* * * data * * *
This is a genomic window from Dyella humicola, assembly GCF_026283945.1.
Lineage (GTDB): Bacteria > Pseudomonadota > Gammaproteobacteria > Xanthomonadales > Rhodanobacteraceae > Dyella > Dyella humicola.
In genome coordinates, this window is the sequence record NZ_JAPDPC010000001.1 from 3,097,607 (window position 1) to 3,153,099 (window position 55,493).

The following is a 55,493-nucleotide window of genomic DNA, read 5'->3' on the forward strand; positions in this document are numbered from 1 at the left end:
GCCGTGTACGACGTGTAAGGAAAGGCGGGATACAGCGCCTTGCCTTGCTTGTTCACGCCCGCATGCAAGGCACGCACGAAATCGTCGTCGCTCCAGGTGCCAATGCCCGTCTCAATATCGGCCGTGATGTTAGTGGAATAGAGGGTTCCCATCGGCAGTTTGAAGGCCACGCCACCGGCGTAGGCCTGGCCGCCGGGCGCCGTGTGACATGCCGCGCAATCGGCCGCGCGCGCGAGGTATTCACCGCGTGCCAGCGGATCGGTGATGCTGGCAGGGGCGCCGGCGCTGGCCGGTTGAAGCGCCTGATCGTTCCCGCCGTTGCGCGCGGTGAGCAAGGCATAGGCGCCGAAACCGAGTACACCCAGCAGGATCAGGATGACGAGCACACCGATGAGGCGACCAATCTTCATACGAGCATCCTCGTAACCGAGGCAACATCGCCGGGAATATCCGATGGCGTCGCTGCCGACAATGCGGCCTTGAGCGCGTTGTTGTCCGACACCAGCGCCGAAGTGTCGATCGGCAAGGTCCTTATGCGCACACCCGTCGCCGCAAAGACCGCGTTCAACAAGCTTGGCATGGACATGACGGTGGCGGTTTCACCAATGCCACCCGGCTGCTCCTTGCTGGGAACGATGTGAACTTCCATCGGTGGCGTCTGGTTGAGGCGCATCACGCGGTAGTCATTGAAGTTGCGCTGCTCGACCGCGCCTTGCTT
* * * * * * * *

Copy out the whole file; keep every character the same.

This is a genomic window from Dyella humicola, assembly GCF_026283945.1.
Lineage (GTDB): Bacteria > Pseudomonadota > Gammaproteobacteria > Xanthomonadales > Rhodanobacteraceae > Dyella > Dyella humicola.
In genome coordinates, this window is the sequence record NZ_JAPDPC010000001.1 from 3,097,607 (window position 1) to 3,153,099 (window position 55,493).

The following is a 55,493-nucleotide window of genomic DNA, read 5'->3' on the forward strand; positions in this document are numbered from 1 at the left end:
GCCGTGTACGACGTGTAAGGAAAGGCGGGATACAGCGCCTTGCCTTGCTTGTTCACGCCCGCATGCAAGGCACGCACGAAATCGTCGTCGCTCCAGGTGCCAATGCCCGTCTCAATATCGGCCGTGATGTTAGTGGAATAGAGGGTTCCCATCGGCAGTTTGAAGGCCACGCCACCGGCGTAGGCCTGGCCGCCGGGCGCCGTGTGACATGCCGCGCAATCGGCCGCGCGCGCGAGGTATTCACCGCGTGCCAGCGGATCGGTGATGCTGGCAGGGGCGCCGGCGCTGGCCGGTTGAAGCGCCTGATCGTTCCCGCCGTTGCGCGCGGTGAGCAAGGCATAGGCGCCGAAACCGAGTACACCCAGCAGGATCAGGATGACGAGCACACCGATGAGGCGACCAATCTTCATACGAGCATCCTCGTAACCGAGGCAACATCGCCGGGAATATCCGATGGCGTCGCTGCCGACAATGCGGCCTTGAGCGCGTTGTTGTCCGACACCAGCGCCGAAGTGTCGATCGGCAAGGTCCTTATGCGCACACCCGTCGCCGCAAAGACCGCGTTCAACAAGCTTGGCATGGACATGACGGTGGCGGTTTCACCAATGCCACCCGGCTGCTCCTTGCTGGGAACGATGTGAACTTCCATCGGTGGCGTCTGGTTGAGGCGCATCACGCGGTAGTCATTGAAGTTGCGCTGCTCGACCGCGCCTTGCTT